Mathematics as a lossy compression algorithm gone wild 2014-06-06T23:53:46.887Z · score: 39 (41 votes)
Reflective Mini-Tasking against Procrastination 2014-06-06T00:20:30.692Z · score: 17 (17 votes)
[LINK] No Boltzmann Brains in an Empty Expanding Universe 2014-05-08T00:37:38.525Z · score: 9 (11 votes)
[LINK] Sean Carroll Against Afterlife 2014-05-07T21:47:37.752Z · score: 5 (9 votes)
[LINK] Sean Carrol's reflections on his debate with WL Craig on "God and Cosmology" 2014-02-25T00:56:34.368Z · score: 8 (8 votes)
Are you a virtue ethicist at heart? 2014-01-27T22:20:25.189Z · score: 11 (13 votes)
LINK: AI Researcher Yann LeCun on AI function 2013-12-11T00:29:52.608Z · score: 2 (12 votes)
As an upload, would you join the society of full telepaths/empaths? 2013-10-15T20:59:30.879Z · score: 7 (17 votes)
[LINK] Larry = Harry sans magic? Google vs. Death 2013-09-18T16:49:17.876Z · score: 25 (31 votes)
[Link] AI advances: computers can be almost as funny as people 2013-08-02T18:41:08.410Z · score: 7 (9 votes)
How would not having free will feel to you? 2013-06-20T20:51:33.213Z · score: 6 (14 votes)
Quotes and Notes on Scott Aaronson’s "The Ghost in the Quantum Turing Machine" 2013-06-17T05:11:29.160Z · score: 18 (22 votes)

Comments

Comment by shminux on Life as metaphor for everything else. · 2020-04-05T19:51:15.356Z · score: 5 (3 votes) · LW · GW

It makes sense to me that our views on consciousness are akin to Pasteur's views on vitalism, because the gap between what we observe (apparently conscious beings) and what we can explain (some simple interactions between neurons) is just so vast and murky.

Comment by shminux on What is the subjective experience of free will for agents? · 2020-04-05T19:43:01.578Z · score: 2 (1 votes) · LW · GW
how do I talk about how someone makes a decision and what a decision is from outside the subjective uncertainty of being the agent in the time prior to when the decision is made.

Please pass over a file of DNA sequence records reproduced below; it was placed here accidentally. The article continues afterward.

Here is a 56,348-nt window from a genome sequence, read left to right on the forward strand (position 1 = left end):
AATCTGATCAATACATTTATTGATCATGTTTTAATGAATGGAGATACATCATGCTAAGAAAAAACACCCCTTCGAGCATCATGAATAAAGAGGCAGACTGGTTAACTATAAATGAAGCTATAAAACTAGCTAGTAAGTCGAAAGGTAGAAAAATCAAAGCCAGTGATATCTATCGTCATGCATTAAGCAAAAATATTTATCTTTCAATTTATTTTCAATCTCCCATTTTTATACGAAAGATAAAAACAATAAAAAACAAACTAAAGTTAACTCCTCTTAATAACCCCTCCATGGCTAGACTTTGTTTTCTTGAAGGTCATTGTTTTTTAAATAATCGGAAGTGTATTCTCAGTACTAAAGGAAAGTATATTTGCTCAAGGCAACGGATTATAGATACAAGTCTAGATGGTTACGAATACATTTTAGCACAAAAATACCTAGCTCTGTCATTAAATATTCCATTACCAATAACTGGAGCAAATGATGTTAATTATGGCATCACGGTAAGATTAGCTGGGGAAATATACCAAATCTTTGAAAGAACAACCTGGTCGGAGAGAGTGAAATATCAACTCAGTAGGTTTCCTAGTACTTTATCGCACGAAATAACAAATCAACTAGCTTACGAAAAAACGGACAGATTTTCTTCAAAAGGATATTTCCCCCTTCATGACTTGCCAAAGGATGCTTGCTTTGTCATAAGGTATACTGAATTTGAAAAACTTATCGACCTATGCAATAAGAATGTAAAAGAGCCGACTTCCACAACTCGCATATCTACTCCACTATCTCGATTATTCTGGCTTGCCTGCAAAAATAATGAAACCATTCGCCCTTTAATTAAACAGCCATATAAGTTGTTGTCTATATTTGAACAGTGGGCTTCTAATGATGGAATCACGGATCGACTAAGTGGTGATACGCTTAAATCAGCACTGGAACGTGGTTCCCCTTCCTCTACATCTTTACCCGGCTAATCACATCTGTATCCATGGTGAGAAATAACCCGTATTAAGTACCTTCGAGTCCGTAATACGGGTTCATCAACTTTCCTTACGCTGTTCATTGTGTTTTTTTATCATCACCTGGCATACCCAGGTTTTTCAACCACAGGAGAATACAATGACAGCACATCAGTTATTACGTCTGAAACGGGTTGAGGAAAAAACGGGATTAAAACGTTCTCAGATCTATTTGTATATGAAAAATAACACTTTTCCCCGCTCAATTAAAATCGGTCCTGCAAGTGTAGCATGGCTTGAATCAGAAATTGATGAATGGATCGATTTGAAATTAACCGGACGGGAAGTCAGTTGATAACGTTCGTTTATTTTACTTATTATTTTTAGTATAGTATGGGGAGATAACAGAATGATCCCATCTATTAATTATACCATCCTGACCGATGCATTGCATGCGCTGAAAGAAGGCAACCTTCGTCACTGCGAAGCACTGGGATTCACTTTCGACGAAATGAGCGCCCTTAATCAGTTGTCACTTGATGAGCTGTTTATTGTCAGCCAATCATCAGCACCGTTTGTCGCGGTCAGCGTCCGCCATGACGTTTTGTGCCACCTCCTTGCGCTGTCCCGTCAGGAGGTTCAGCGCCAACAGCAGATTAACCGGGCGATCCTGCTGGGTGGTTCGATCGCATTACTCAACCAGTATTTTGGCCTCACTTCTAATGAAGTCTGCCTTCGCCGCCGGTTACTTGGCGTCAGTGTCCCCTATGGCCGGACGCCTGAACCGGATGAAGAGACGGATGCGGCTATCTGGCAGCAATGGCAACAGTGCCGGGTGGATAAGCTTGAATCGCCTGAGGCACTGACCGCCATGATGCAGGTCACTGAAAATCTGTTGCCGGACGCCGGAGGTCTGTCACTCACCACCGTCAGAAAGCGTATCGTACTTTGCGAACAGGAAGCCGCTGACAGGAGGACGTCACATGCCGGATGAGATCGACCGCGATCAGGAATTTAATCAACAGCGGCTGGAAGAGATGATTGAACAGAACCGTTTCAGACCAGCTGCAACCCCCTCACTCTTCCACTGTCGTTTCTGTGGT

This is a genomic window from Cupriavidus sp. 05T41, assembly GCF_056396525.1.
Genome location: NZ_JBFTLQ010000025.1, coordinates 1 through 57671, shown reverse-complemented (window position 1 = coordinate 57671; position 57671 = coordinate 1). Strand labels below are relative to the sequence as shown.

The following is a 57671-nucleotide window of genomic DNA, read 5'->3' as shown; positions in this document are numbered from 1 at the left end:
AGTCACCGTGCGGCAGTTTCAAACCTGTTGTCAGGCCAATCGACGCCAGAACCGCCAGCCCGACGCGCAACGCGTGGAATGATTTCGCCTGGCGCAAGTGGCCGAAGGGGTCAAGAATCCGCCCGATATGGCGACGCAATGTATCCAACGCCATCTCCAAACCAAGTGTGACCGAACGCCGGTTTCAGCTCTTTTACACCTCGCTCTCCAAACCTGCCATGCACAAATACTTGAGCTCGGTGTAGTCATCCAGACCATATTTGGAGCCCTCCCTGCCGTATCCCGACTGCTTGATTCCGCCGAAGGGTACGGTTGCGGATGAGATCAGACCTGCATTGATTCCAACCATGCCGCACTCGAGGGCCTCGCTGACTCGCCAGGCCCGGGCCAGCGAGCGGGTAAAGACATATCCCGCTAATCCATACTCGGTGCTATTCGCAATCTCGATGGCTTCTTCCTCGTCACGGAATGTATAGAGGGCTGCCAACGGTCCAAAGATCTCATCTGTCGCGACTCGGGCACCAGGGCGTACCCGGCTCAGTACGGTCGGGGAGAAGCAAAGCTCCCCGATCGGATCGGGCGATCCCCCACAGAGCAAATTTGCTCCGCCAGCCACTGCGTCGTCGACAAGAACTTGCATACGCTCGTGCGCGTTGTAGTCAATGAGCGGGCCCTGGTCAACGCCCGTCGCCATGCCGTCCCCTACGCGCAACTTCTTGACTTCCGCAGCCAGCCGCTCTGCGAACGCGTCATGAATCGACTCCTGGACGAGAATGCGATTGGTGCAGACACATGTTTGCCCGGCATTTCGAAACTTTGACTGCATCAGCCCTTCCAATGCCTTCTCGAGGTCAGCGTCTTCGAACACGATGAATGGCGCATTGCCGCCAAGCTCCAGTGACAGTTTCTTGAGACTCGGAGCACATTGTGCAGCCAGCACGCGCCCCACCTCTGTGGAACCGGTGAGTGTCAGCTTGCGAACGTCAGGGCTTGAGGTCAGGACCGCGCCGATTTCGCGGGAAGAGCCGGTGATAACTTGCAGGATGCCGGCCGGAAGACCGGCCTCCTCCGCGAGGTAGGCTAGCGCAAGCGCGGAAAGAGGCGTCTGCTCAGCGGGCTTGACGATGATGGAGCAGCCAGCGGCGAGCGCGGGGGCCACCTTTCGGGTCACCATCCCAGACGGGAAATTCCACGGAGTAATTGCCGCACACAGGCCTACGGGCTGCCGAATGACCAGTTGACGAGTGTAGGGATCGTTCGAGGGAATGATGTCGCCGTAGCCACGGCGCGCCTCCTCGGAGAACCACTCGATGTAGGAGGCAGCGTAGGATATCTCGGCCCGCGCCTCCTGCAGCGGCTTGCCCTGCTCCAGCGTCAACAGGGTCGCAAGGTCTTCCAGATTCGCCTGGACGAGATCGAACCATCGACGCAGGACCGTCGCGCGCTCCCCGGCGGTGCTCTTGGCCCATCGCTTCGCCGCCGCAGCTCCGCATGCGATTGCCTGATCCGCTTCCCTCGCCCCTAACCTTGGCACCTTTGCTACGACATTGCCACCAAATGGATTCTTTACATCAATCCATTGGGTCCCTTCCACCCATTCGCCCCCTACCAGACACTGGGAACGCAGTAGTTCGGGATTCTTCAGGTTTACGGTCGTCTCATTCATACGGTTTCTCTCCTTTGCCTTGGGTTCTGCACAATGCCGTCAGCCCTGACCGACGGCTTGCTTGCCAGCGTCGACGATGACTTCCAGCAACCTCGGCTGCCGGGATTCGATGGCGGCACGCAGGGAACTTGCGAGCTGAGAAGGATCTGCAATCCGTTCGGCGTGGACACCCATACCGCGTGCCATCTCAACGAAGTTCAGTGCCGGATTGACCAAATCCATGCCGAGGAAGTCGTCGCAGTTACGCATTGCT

I am confused... Are you asking how would Omega describe someone's decision-making process? That would be like watching an open-source program execute. For example, if you know that the optimization algorithm is steepest descent, and you know the landscape it is run on, you can see every step it makes, including picking one of several possible paths.

Comment by shminux on What is the subjective experience of free will for agents? · 2020-04-05T19:22:18.050Z · score: 2 (1 votes) · LW · GW

Feel free to let me know either way, even if you find that the posts seem totally wrong or missing the point.

Comment by shminux on Implications of the Doomsday Argument for x-risk reduction · 2020-04-03T23:22:15.908Z · score: 2 (1 votes) · LW · GW

Right. Either way, it's not a good argument to base one's decisions on.

Comment by shminux on Implications of the Doomsday Argument for x-risk reduction · 2020-04-03T23:05:06.068Z · score: 3 (2 votes) · LW · GW
What are your stances on the Doomsday Argument?

The doomsday argument strikes me as complete and utter misguided bullshit, notwithstanding the fact that smart and careful physicists have worked on it, including J. Richard Gott and Brandon Carter, whose work in actual physics I had used extensively in my research. There are plenty of good reasons for x-risk work, no need to invoke lousy ones. The main issue with the argument is the misuse of probability.

First, the argument assumes a specific distribution (usually uniform) a priory without any justification. Indeed one needs a probability distribution to meaningfully talk about probabilities, but there is no reason to pick one specific distribution over another until you have a useful reference class.

Second, the potential infinite expectation value makes any conclusions from the argument moot.